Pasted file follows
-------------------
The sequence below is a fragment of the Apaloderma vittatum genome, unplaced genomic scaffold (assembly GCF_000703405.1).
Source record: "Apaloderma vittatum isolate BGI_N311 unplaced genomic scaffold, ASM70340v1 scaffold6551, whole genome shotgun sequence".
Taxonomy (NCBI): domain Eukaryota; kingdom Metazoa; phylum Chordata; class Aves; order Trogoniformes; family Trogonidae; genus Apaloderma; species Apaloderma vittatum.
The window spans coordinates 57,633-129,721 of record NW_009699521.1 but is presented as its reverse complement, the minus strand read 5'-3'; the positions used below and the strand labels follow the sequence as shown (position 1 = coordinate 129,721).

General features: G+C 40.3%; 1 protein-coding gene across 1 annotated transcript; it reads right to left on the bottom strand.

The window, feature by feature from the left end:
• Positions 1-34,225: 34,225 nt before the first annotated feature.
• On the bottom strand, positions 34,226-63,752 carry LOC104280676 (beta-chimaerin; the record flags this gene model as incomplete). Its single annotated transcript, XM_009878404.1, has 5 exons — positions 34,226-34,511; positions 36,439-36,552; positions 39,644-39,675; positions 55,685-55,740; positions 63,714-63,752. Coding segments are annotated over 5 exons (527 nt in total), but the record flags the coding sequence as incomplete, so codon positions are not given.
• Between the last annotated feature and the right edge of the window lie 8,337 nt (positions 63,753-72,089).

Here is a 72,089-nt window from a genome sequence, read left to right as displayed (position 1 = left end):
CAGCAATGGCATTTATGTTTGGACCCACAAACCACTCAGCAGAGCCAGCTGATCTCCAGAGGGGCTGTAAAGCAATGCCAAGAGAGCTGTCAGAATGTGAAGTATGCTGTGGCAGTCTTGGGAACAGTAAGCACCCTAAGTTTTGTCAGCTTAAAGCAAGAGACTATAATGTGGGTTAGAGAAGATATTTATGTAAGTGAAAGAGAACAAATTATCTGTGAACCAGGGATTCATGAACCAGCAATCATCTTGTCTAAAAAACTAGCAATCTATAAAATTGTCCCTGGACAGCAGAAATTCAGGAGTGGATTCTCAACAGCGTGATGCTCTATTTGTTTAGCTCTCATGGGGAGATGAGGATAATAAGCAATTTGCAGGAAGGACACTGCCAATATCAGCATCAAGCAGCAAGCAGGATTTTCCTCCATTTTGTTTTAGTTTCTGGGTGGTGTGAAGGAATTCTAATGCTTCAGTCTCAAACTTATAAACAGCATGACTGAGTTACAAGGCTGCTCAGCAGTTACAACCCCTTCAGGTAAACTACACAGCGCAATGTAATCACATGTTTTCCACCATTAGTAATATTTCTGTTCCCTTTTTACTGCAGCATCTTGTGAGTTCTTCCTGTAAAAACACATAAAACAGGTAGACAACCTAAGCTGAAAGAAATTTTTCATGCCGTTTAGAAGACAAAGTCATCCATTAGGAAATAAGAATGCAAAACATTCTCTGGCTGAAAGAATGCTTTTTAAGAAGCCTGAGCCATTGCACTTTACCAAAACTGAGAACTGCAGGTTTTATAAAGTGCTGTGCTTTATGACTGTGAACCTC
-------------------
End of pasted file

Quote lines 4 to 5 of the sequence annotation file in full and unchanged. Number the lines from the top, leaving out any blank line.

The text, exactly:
The window spans coordinates 57,633-129,721 of record NW_009699521.1 but is presented as its reverse complement, the minus strand read 5'-3'; the positions used below and the strand labels follow the sequence as shown (position 1 = coordinate 129,721).

General features: G+C 40.3%; 1 protein-coding gene across 1 annotated transcript; it reads right to left on the bottom strand.